Review From The House: The Drowsy Chaperone
The Drowsy Chaperone
Music and Lyrics by Lisa Lambert and Greg Morrison
Book by Bob Martin and Don McKellar
Directed by Max Reimer Musical Direction Lloyd Nicholson
Choreography Dayna Teckatch.
Nov 22 to Dec 27, 2008
Vancouver , BC: I can't remember when last I laughed so hard that I was worried that my shaking would rattle the chairs next to me. It may have been when I first saw The Drowsy Chaperone in New York two years ago. Yeah, sad but true. The stuff that most people find funny doesn't usually get more than a smile from me but for some reason the outrageously-over-the- top Latin Lover, Adolpho, here played by Thom Allison, gets me going.
The Drowsy Chaperone is one of those so very Canadian sleeper hit stories. A light hearted spoof on musicals originally performed at the stag party for the wedding of Bob Martin and Janet van der Graaf, it grew like Topsy into a fringe show, then a mainstage production and finally opened on Broadway where it charmed audiences and won five of the thirteen Tony awards for which it was nominated.
In this production Jay Brazeau plays the Man in a Chair, who deals with his loneliness by escaping into the world of musicals. When he plays the record of The Drowsy Chaperone, the musical characters come to life around him. Mrs. Tottendale (Nora McLellan) assisted by the ultra-efficient Underling (David Marr) is hosting the wedding of Broadway star Janet (Debbie Timuss) to Robert (Laird Mackintosh). Janet's producer, Feldzieg (Mark Burgess) wants to stop the marriage - he needs his star, although his chorus girl mistress Kitty (Nathalie Marrable) thinks she can take Janet's place. Neil Minor and Shawn MacDonald are gangsters disguised as pastry chefs, here to get money owed to them by Feldzieg. Gabrielle Jones is the eponymous Chaperone who spends more time drinking than chaperoning. In the end of course all ends well with love conquering everyone.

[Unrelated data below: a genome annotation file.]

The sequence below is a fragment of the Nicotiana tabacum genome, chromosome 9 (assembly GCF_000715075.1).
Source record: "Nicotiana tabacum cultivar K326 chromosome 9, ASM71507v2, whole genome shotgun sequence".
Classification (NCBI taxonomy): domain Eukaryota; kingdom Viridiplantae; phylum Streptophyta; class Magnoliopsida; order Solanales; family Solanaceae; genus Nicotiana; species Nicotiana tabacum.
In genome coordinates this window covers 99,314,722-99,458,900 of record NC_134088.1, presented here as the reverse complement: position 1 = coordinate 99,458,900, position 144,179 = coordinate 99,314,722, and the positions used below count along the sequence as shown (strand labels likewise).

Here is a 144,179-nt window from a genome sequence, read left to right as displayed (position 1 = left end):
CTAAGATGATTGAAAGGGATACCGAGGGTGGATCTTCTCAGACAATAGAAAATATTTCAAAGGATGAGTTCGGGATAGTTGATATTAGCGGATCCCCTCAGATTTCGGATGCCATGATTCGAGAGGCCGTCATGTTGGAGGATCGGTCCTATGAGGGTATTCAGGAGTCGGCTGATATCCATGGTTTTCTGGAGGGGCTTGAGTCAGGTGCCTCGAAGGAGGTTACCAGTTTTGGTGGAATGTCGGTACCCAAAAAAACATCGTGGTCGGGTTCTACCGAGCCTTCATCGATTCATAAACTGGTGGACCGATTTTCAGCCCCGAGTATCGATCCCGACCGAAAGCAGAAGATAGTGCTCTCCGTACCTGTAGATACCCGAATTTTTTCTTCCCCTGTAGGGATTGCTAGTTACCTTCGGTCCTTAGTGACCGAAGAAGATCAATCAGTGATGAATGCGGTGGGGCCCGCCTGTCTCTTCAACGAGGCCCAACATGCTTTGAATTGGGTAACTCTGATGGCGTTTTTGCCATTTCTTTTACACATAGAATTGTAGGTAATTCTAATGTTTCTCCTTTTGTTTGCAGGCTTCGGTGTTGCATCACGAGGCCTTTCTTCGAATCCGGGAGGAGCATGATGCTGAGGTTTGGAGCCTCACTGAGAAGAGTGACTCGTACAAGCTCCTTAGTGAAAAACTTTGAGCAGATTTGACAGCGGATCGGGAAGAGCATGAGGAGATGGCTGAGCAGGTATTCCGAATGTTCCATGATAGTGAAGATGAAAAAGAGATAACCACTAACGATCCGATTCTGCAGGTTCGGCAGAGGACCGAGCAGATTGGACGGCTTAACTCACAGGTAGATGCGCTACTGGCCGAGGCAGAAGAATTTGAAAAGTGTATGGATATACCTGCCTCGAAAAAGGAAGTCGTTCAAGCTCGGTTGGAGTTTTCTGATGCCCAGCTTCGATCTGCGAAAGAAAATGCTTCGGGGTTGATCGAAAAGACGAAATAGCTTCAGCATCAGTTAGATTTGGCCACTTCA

Apart from every scene with the utterly ridiculous Adolpho , my favorite bits included Janet strutting her stuff as she sings "I don't want to show off," and the "punny" songs by the gangster -pastry chefs. Oh' and the little tap number by Robert and his buddy George (Ryan Reid).
The set designed by JC Olivier, and Phillip Clarkson's costumes are visually appealing, the action is lively, and the parody works. Nicholson keeps the music (Percussion: Nick Apivor, Clarinet, Saxophone: Tom Colclough, Trumpet: Derry Byrne and Trombone: Rod Murray) lively and upbeat. I found the show even more fun the second time around.
It's a really enjoyable evening of entertainment, perfect for counteracting all the doom and gloom in the news. If you haven't got your tickets already, go get 'em fast. Apart from aching ribs if you too fall for Adolpho, you'll feel great.